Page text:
|Janey and her wonderful teacher at the dance|
Tony and I got Janey to the dance right on time, and found that most of her class was already there too! That was great. A girl in Janey's class greeted her, looking lovely, and it was a lot of fun once we got into the gym to see other of her classmates all dressed up. This dance was for all the junior high kids, not just those with autism, and gradually more of the regular ed kids came too. They had a supper, one that usually Janey would love (pizza, chips and soda!) but Janey was not in the mood to eat. She was in the mood to DANCE! She danced from the second we got in the room.
Tony and I had pretty much decided to sit on the sidelines and be ready to get Janey if she got ready to go. The dance was from 6-8:30, and Janey generally goes to bed around 7 or 7:30, so we weren't sure how long she'd last. But Janey came up to us after only about 20 minutes and said "Want to go away?"---pushing me toward the door. I got the message loud and clear---we were cramping her style. I don't know if she noticed the other kids mostly didn't have parents with them, or if it was just her usual dislike of her separate worlds of school and home mixing. I asked her teacher if it was okay for us to go sit in our car in the parking lot, where she could text us as soon as Janey had had enough, and she said sure. I adore her teacher! She is so upbeat and looked so happy to just be there with her students. Special ed teachers are some of the most amazing people on this earth.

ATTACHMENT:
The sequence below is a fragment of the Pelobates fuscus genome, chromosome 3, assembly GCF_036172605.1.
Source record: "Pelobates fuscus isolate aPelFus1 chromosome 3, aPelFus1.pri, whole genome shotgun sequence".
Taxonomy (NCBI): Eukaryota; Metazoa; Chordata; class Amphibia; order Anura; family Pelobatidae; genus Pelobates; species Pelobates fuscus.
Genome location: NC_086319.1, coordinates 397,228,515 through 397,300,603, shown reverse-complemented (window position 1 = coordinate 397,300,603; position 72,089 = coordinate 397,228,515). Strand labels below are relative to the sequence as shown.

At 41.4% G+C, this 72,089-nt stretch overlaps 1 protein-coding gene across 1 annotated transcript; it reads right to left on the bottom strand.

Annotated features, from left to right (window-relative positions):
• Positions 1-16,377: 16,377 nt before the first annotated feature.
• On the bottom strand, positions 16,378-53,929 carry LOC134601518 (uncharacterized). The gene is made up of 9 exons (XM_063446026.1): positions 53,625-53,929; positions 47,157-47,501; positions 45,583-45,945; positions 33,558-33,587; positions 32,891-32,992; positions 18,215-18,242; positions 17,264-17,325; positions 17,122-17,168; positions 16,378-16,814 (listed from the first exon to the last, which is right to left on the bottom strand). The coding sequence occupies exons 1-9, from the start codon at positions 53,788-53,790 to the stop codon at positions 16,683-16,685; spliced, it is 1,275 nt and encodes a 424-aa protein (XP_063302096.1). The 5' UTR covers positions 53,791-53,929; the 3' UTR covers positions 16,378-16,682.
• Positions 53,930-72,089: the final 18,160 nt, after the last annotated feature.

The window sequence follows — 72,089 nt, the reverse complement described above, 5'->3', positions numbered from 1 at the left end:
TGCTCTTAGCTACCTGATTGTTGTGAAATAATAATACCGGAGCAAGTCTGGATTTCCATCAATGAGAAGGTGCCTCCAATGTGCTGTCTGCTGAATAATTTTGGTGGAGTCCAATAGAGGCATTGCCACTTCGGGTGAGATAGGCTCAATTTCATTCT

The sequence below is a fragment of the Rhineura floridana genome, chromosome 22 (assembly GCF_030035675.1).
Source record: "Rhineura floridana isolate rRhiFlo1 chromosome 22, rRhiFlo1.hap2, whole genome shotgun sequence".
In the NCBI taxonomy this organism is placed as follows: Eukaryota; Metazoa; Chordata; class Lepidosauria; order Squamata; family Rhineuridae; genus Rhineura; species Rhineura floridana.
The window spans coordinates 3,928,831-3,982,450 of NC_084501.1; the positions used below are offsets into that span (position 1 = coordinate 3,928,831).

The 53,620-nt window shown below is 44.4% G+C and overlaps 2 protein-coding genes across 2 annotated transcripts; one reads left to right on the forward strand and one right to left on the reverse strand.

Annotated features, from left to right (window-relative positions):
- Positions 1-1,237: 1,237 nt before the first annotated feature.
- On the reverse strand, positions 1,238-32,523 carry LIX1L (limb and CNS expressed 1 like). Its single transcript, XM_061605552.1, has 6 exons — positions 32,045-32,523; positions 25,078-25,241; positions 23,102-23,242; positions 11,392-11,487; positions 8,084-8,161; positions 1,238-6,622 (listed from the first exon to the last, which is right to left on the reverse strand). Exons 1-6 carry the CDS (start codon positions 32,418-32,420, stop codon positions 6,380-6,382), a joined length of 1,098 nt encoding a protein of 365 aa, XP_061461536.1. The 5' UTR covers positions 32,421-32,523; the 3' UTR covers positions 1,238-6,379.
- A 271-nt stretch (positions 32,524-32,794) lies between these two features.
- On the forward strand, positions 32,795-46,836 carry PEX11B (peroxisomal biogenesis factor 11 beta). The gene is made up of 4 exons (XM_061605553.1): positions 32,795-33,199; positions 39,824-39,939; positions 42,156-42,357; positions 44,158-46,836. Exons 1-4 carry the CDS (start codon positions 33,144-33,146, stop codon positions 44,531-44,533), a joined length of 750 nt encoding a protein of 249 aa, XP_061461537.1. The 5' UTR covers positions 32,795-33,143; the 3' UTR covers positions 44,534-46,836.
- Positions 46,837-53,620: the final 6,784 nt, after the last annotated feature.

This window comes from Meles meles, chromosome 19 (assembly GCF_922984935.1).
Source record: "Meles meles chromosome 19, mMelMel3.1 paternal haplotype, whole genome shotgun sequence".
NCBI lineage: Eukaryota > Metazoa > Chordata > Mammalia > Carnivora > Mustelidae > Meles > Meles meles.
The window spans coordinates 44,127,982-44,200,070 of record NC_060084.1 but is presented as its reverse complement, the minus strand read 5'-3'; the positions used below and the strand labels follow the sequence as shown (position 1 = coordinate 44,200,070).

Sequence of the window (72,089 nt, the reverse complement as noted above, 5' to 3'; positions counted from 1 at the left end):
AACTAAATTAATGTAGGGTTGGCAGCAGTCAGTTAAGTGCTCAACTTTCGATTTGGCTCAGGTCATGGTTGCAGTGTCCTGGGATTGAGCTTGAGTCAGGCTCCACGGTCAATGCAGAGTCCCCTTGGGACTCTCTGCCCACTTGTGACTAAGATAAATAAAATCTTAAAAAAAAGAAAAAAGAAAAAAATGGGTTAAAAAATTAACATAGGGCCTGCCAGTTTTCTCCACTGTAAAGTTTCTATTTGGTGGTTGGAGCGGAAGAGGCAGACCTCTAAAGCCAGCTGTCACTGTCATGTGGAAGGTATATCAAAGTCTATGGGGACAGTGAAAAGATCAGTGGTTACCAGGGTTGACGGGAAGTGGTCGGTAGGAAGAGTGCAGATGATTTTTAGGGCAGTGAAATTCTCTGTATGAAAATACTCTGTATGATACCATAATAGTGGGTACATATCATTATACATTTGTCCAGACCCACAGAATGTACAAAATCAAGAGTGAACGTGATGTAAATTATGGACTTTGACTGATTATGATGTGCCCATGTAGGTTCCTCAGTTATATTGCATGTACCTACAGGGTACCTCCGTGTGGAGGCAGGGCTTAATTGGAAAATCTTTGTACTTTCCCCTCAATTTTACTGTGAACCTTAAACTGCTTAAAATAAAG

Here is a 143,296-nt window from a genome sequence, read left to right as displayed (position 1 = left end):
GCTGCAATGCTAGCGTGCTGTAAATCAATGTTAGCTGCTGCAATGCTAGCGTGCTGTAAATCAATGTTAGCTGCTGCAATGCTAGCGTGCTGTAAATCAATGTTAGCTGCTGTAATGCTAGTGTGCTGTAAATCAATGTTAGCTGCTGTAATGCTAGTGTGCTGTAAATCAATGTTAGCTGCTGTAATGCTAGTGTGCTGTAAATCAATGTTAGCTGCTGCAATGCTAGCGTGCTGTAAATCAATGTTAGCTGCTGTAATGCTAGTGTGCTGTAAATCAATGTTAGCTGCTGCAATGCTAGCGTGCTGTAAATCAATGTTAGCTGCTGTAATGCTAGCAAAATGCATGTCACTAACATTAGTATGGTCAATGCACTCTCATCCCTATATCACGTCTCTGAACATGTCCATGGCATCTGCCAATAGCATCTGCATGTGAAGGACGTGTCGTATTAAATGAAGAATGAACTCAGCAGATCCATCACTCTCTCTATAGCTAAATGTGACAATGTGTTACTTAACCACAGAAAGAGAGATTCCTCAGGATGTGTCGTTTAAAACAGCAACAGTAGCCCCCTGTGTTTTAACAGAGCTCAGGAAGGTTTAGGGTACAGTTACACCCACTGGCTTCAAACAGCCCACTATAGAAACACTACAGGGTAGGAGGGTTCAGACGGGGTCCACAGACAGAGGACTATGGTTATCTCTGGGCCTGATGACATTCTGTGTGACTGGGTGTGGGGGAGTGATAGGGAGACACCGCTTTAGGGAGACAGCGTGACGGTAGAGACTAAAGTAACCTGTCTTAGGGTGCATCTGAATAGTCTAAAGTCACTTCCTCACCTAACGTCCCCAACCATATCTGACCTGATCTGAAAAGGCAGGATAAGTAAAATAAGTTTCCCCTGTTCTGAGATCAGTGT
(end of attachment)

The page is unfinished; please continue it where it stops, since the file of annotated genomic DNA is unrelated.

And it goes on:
|Janey joyfully dancing!|
The dance is a perfect example of the kind of inclusion I wish there was much, much more of. It's a "regular" event, something kids of Janey's age do, and including Janey and her classmates did involve I'm sure some extra supervision and planning, but it worked. I think many more events could be make accessible like this one. If Janey had someone to keep an eye on her and give her a break when she needed it, she could do many things---go to camp, go in the city and hang out, go to concerts, be part of teams---lots of things. And I think it would cost less money and resources than it would to set up "special needs" events. It would benefit kids like Janey, and it would benefit the other kids, in seeing that Janey and others like her are not that different than them.
You might say---why don't we as parents just take her to all those things? Well, a couple reasons. One, Janey showed herself at the dance. When you were in your teens, would you have wanted your parents with you at all times? Unless you are quite unusual, probably not. And...we are tired. Every single moment that Janey isn't in school, she is with us. Always. Tony and I getting to just sit in that car---it's the most time we've had alone in a LONG time.
Thank you to Janey's school for holding the dance, to her teacher and her aides for being there, and to Janey---for delighting us with her dancing, her enthusiasm and her joy.